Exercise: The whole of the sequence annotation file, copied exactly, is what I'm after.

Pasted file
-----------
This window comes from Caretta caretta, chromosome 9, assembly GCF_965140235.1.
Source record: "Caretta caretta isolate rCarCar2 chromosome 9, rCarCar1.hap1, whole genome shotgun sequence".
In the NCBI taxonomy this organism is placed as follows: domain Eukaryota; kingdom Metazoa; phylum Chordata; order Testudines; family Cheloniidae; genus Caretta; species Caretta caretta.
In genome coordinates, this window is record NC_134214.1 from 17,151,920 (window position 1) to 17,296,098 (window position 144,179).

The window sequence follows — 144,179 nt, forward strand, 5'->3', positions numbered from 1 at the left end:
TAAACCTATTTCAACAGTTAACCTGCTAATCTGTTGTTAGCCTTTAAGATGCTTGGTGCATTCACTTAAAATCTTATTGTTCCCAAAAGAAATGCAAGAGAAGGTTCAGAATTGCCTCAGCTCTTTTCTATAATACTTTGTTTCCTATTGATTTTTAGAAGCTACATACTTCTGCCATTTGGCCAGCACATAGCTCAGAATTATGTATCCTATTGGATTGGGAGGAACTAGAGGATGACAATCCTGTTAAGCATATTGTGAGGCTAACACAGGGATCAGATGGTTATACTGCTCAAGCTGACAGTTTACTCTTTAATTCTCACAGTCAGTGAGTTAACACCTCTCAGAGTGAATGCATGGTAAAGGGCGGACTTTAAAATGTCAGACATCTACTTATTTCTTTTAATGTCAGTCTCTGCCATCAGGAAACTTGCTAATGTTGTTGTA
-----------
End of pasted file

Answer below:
This window comes from Caretta caretta, chromosome 9, assembly GCF_965140235.1.
Source record: "Caretta caretta isolate rCarCar2 chromosome 9, rCarCar1.hap1, whole genome shotgun sequence".
In the NCBI taxonomy this organism is placed as follows: domain Eukaryota; kingdom Metazoa; phylum Chordata; order Testudines; family Cheloniidae; genus Caretta; species Caretta caretta.
In genome coordinates, this window is record NC_134214.1 from 17,151,920 (window position 1) to 17,296,098 (window position 144,179).

The window sequence follows — 144,179 nt, forward strand, 5'->3', positions numbered from 1 at the left end:
TAAACCTATTTCAACAGTTAACCTGCTAATCTGTTGTTAGCCTTTAAGATGCTTGGTGCATTCACTTAAAATCTTATTGTTCCCAAAAGAAATGCAAGAGAAGGTTCAGAATTGCCTCAGCTCTTTTCTATAATACTTTGTTTCCTATTGATTTTTAGAAGCTACATACTTCTGCCATTTGGCCAGCACATAGCTCAGAATTATGTATCCTATTGGATTGGGAGGAACTAGAGGATGACAATCCTGTTAAGCATATTGTGAGGCTAACACAGGGATCAGATGGTTATACTGCTCAAGCTGACAGTTTACTCTTTAATTCTCACAGTCAGTGAGTTAACACCTCTCAGAGTGAATGCATGGTAAAGGGCGGACTTTAAAATGTCAGACATCTACTTATTTCTTTTAATGTCAGTCTCTGCCATCAGGAAACTTGCTAATGTTGTTGTA